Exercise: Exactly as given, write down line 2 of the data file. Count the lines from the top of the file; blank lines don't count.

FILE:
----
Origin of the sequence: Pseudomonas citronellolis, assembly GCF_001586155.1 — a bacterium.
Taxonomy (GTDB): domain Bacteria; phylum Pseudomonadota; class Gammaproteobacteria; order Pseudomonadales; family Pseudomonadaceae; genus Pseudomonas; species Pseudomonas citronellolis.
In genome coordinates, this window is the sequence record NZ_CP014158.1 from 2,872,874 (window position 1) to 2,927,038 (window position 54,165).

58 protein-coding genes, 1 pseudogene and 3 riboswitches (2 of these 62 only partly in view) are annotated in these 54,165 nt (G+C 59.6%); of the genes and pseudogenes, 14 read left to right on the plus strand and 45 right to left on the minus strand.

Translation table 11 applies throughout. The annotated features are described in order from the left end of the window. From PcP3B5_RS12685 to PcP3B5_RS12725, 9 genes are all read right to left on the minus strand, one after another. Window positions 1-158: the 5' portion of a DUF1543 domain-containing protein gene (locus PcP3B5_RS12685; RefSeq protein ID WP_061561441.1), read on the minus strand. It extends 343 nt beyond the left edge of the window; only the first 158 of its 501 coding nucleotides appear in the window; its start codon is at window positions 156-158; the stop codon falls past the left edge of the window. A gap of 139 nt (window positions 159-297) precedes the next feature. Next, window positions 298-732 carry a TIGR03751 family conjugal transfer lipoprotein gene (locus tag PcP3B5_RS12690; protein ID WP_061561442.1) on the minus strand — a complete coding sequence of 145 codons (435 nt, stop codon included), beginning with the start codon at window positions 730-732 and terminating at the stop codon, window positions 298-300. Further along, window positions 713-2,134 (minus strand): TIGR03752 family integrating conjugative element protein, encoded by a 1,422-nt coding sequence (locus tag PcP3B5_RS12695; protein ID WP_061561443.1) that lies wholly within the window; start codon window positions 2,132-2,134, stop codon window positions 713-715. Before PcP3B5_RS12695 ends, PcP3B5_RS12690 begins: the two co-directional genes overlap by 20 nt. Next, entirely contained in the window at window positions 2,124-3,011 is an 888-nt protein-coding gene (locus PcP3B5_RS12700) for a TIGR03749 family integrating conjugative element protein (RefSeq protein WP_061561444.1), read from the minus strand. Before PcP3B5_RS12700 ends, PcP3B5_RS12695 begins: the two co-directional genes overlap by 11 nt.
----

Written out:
Taxonomy (GTDB): domain Bacteria; phylum Pseudomonadota; class Gammaproteobacteria; order Pseudomonadales; family Pseudomonadaceae; genus Pseudomonas; species Pseudomonas citronellolis.